Sun tracking is achieved continuously, independent of aircraft pitch, roll, and yaw, provided rates do not exceed ~8° s -1 and the sun is above aircraft horizon and unblocked by clouds or aircraft structures (e.g., tail, antennas). AATS-14 uses a quad-cell photodiode to derive azimuth and elevation tracking-error signals.

Data are digitized and recorded by an onboard data acquisition and control system. Real-time data processing and color display are routinely provided. The real-time science data set includes the detector signals, derived optical depths and water vapor column content, detector temperature, sun tracker azimuth and elevation angles, tracking errors, and time. Radiometric calibration is determined via Langley plots, either at high-mountain observatories or on specially designed flights. Repeated calibrations show that the instrument maintains its calibration (including window and filter transmittance, detector responsivity and electronic gain) to within 1% in most spectral channels for periods of several months to a year.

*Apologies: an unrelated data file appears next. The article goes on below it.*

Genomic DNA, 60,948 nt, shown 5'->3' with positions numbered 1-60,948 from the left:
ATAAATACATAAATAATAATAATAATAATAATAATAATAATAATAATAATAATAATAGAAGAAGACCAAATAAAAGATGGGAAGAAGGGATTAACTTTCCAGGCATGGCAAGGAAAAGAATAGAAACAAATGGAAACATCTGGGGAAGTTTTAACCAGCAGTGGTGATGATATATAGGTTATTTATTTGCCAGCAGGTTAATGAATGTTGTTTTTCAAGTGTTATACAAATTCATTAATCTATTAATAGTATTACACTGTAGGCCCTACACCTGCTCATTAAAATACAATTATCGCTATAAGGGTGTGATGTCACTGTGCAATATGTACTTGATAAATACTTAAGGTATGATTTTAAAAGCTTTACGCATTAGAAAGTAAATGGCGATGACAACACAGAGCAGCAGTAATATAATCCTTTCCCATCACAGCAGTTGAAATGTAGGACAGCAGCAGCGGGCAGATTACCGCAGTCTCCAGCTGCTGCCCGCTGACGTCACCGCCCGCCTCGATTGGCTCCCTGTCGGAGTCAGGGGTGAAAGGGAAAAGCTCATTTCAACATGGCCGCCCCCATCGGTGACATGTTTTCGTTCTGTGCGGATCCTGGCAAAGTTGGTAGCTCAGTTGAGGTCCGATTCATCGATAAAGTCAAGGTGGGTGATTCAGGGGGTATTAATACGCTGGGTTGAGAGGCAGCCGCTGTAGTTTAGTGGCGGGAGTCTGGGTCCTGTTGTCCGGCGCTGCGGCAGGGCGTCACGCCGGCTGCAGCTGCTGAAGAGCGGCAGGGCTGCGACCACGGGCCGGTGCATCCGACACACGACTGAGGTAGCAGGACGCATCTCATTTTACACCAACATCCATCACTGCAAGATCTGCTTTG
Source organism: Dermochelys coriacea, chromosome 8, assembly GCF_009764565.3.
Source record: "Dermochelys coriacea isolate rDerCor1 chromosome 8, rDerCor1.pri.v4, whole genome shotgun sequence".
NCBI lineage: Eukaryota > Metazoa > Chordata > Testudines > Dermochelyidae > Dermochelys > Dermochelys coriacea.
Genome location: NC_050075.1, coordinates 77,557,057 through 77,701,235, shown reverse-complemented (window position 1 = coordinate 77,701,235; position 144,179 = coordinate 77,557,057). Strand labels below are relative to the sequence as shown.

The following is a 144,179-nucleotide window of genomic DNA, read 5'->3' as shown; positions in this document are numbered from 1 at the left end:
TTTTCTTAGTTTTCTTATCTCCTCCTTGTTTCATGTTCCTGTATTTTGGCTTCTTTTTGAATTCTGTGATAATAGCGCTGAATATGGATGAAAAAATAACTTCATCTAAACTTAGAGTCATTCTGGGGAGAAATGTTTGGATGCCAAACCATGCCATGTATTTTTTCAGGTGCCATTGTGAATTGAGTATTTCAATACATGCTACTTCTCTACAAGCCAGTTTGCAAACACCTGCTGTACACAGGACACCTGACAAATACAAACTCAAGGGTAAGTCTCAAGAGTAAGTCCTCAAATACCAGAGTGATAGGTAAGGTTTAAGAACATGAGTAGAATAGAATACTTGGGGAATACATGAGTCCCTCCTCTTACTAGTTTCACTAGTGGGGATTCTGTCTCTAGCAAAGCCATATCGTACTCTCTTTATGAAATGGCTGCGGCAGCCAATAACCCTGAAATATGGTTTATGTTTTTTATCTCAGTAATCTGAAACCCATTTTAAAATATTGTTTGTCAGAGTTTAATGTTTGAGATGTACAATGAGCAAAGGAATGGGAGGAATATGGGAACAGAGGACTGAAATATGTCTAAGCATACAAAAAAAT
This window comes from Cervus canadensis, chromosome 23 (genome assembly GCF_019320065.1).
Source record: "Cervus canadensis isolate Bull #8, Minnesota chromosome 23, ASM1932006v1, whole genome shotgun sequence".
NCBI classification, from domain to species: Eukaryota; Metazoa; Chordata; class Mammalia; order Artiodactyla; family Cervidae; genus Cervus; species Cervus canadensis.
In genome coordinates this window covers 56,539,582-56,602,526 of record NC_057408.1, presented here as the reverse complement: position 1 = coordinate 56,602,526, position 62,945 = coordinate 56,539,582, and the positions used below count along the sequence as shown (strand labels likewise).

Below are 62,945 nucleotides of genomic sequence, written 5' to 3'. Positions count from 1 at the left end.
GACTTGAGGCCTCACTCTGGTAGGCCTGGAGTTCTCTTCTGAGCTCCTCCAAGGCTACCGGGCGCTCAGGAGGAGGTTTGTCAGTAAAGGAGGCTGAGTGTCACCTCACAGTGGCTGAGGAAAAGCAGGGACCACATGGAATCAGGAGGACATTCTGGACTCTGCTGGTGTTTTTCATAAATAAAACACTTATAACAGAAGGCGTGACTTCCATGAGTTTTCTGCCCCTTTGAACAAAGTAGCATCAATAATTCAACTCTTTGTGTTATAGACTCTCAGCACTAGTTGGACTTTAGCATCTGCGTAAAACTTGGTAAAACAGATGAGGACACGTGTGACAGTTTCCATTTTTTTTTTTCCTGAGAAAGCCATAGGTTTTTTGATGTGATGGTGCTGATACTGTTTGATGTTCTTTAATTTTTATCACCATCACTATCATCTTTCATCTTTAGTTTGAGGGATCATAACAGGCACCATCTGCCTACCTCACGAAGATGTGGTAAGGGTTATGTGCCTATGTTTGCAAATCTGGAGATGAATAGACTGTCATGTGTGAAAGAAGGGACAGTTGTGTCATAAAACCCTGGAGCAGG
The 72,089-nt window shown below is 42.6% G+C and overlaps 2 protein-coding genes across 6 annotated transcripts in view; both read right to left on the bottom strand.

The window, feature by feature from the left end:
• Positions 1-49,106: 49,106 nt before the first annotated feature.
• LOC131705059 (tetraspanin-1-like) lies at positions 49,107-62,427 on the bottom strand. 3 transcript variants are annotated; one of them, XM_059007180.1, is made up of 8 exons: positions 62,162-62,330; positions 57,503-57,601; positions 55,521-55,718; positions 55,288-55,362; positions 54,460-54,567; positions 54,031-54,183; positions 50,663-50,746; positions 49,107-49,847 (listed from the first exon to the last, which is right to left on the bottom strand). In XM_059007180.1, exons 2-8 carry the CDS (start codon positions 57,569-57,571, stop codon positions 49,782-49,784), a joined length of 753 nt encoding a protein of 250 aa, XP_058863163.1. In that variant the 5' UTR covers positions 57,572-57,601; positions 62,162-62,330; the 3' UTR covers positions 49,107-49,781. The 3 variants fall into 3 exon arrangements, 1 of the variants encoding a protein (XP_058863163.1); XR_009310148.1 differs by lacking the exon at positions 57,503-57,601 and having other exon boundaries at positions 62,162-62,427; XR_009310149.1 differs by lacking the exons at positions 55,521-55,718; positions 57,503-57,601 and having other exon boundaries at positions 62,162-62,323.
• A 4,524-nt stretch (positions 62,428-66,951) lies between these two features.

AATS-14 was developed under the NASA Environmental Research Aircraft and Sensor Technology (ERAST) Program. AATS-14 is designed to operate on a variety of aircraft, some of which may be remotely piloted or autonomous. Hence it can locate and track the sun without input from an operator and record data in a self contained data system. In addition, it can interface to an aircraft-provided telemetry system, so as to receive and execute commands from a remote operator station, and transmit science and instrument-status data to that station.

AATS-14 made its first science flights on the Pelican (modified Cessna) aircraft of the Center for Interdisciplinary Remotely Piloted Aircraft Studies (CIRPAS) during the Tropospheric Aerosol Radiative Forcing Observational Experiment (TARFOX) in July 1996 [Russell et al., 1999]. Other missions in which AATS-14 has participated include the second Aerosol Characterization Experiment (ACE-2) [Schmid et al., 2000], South African Regional Science Initiative (SAFARI) 2000 [Schmid et al., 2002], Asian Pacific Regional Aerosol Characterization Experiment (ACE-Asia) [Russell et al., 2002], and Chesapeake Lighthouse and Aircraft Measurements for Satellites (CLAMS) [Redemann et al., 2002].